Hans Hansson | April 9, 2014
As a salesperson, we are always busy working on deals that we sometimes fall behind on latest technology that can actually allow us to be more efficient and effective in our work. Below are top ten apps that every salesperson should use.
Microsoft just announced that they are now introducing Office for iPad. They also offer Office for iPhone and Android. This is a true game changer for the ninety-five percent of us that use MS Word, Excel, and PowerPoint on a daily basis. Now, we will be able to utilize these tools on our mobile devices. You can purchase Office through the Apple Store or Google Play for a single charge, or you can purchase Microsoft 365 for an annual fee of $99.00. This will not only allow you to continuously stay up to date with the latest Office product, but will also install software on up to five devices, from computers to smartphones. When you think about the cost of downloading a single copy Office and if you plan on installing it on several machines - this is truly a great deal!
This is a great (free) app developed by Google, which allows you to create and edit word documents, excel files, and PowerPoint presentations all on your smartphone or tablet. If you also use Google Drive, this will allow you to secure 15GB of free storage to keep your files. This allows you to use your files across platforms and from anywhere, on any mobile device.
This is also a free tool that allows you to manage your day-to-day activities and action items. You can create to-do lists, schedules, draft notes, organized by date, client, or subject. You can search all of your notes much like a Google search, using key words to find notes from past meetings. You can share your files via email or text message. You may also record phone meetings, directly from your phone, saved directly into your notes. Evernote also allows you to save your data in the cloud storage, freeing up memory from your desktop.
This app is a powerful tool for those people that struggle with a fast battery drain. The app can optimize your Android phone and stop background tasks to increase your battery backup. It also controls brightness, GPS, Wi-Fi and data connections.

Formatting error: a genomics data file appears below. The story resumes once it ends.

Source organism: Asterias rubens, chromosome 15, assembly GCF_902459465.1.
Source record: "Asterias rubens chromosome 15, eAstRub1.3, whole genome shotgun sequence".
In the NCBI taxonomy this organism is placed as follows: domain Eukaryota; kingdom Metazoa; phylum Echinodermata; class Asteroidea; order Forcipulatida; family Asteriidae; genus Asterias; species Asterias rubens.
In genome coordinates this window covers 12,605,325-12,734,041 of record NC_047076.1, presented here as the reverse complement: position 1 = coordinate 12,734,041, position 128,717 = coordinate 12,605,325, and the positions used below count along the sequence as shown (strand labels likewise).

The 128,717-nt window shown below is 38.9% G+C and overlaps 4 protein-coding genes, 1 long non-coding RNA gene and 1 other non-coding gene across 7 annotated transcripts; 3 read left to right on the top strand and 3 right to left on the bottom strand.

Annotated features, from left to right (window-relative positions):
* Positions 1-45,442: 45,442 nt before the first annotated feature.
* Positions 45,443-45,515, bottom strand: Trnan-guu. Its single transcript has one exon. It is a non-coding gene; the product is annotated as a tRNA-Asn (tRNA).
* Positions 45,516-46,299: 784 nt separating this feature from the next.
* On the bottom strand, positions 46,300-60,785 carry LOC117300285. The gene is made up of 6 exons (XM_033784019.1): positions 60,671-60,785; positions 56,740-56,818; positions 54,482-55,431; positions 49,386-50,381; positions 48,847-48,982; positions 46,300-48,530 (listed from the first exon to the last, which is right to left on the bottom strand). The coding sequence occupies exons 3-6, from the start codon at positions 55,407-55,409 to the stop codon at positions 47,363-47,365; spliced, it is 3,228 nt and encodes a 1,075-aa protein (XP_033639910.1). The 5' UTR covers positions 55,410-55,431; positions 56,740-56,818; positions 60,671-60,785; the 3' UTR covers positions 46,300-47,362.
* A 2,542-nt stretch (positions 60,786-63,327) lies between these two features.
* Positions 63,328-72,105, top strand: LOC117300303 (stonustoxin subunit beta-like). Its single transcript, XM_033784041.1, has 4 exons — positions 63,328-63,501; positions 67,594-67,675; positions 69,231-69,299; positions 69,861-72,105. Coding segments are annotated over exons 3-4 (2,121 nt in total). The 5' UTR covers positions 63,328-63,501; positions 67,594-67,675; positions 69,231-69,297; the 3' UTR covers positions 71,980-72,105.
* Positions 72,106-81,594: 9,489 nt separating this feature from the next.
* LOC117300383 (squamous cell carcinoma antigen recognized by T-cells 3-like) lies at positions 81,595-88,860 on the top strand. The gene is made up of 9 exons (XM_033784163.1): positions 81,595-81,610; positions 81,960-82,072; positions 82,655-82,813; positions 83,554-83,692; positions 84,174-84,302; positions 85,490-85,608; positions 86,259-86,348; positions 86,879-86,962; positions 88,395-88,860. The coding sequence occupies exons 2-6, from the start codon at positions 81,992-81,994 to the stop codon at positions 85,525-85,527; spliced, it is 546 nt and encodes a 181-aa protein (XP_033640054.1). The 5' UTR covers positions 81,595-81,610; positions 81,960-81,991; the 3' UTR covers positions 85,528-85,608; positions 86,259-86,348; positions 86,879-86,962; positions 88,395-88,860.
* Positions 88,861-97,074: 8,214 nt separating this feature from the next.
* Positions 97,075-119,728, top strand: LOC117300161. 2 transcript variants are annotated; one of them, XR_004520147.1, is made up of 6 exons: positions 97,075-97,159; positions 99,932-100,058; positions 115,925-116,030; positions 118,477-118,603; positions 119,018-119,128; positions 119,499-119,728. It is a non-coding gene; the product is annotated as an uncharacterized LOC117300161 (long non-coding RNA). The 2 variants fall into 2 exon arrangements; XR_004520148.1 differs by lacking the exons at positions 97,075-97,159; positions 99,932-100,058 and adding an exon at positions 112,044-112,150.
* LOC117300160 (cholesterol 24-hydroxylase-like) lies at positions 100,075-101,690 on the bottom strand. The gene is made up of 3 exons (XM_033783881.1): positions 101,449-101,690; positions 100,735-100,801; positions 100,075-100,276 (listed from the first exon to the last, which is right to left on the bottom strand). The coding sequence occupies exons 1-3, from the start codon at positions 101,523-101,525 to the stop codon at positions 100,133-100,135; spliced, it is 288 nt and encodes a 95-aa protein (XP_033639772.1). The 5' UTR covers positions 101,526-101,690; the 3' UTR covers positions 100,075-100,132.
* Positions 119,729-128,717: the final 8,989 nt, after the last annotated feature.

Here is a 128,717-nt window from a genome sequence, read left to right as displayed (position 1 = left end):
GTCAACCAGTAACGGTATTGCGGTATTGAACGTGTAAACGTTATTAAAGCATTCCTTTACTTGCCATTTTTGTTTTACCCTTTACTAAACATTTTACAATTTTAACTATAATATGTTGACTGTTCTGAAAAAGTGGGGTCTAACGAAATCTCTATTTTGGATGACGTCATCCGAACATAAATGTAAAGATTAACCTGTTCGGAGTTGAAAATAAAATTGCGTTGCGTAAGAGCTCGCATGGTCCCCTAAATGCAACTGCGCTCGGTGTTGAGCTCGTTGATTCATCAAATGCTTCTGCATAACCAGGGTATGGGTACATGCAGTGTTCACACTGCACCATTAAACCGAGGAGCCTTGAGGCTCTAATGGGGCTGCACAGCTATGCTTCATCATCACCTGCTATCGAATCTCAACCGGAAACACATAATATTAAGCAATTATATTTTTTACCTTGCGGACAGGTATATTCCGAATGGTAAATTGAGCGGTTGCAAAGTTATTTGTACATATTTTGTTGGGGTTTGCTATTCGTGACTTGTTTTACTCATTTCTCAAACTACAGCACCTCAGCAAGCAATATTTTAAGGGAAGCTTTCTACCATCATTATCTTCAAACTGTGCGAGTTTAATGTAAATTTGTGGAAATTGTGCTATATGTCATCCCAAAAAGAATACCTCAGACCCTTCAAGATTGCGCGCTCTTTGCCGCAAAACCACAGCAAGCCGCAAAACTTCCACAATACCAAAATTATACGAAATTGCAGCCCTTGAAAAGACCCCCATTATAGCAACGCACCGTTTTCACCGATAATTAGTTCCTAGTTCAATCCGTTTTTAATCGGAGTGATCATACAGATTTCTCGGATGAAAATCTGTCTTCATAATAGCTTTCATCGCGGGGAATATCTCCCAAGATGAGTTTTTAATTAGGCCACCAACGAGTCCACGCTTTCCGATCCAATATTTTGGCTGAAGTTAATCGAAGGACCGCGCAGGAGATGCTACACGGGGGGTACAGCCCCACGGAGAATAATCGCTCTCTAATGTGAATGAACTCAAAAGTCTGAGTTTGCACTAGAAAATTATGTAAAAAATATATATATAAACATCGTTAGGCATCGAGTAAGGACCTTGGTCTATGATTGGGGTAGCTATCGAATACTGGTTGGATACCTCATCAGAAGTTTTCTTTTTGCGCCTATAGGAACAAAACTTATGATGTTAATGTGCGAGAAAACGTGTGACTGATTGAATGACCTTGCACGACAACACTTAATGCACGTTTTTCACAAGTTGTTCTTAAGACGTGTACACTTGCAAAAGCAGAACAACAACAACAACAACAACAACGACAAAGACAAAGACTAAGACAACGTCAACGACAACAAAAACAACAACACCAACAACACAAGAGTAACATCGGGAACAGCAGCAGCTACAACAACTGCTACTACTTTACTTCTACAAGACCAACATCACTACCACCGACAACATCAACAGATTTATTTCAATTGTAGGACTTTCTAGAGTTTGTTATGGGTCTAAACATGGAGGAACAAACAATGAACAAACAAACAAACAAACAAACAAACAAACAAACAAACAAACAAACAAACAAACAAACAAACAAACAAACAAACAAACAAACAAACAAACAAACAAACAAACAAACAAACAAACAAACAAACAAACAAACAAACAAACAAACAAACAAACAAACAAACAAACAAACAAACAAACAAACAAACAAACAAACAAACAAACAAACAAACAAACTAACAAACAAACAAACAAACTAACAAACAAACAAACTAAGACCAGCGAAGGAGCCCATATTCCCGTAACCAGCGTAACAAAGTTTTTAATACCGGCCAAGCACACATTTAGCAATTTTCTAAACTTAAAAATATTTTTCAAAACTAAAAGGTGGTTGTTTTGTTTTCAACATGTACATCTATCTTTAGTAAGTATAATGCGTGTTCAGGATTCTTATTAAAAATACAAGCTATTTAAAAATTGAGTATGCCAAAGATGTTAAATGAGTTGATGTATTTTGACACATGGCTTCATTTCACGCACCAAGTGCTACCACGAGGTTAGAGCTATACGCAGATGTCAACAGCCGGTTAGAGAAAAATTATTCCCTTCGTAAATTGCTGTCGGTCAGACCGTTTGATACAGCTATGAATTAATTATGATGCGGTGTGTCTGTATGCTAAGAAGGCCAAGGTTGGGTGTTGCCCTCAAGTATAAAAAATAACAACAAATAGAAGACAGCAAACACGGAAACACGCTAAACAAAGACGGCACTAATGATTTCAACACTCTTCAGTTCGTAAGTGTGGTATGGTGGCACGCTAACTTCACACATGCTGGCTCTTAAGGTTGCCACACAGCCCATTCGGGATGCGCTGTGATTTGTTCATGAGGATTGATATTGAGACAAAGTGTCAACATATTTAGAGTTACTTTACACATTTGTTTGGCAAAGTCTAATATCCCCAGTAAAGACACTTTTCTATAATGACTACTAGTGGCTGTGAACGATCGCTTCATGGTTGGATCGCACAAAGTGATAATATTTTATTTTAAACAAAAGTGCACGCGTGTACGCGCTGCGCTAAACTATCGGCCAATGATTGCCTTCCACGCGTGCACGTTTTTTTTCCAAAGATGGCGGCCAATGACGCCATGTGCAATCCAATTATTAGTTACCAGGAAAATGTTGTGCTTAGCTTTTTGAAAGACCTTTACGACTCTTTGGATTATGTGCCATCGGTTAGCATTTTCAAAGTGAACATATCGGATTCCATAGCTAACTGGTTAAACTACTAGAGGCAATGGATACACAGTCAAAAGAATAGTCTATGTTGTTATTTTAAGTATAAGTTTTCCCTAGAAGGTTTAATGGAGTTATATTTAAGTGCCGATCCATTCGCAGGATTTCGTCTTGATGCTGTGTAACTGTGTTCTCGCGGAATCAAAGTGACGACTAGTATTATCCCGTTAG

You see something interesting on your phone and you have to try to email yourself the links or let tabs pile up in your mobile browser. With Pocket, you just save them to the app. Save articles, videos, webpages, and pretty much anything you can pull up on your phone and save it to your Pocket app. Save directly from your browser or from apps like Twitter, Flipboard, Pulse and Zite. It also works online or offline and is perfect for those who are always traveling, with limited Wi-Fi connection.
6. Link Bubble
This is a new browser for your Android that lets you click on a link in an app, without actually leaving your webpage. It works seamlessly with Pocket. There are other mobile browsers that do similar things, however this does it more cleanly and with minimalism in comparison to other versions.
This app can be found both in a desktop as well as a mobile app. This program manages and schedules your posts to multiple social media profiles, all with one push of a button. Update your Twitter, Facebook LinkedIn and more.
Roambi re-designs the way you interact with, share, and present data from a completely mobile perspective. Take data from anywhere and transform it into a simple, engaging and intuitive experience that helps you understand, present and share numbers. This is a great app for those who work with data-rich content.
9. Daylite 4
This is an Apple app that allows you to organize your projects, sales, emails, meetings, calendar contacts and notes, all in one program with a very simple interface. Track projects by viewing related contacts, activities and notes with the project- management system. Daylite 4's powerful search capabilities also allow you to perform simple or complex searches to find what you're looking for. You can even save them for future use.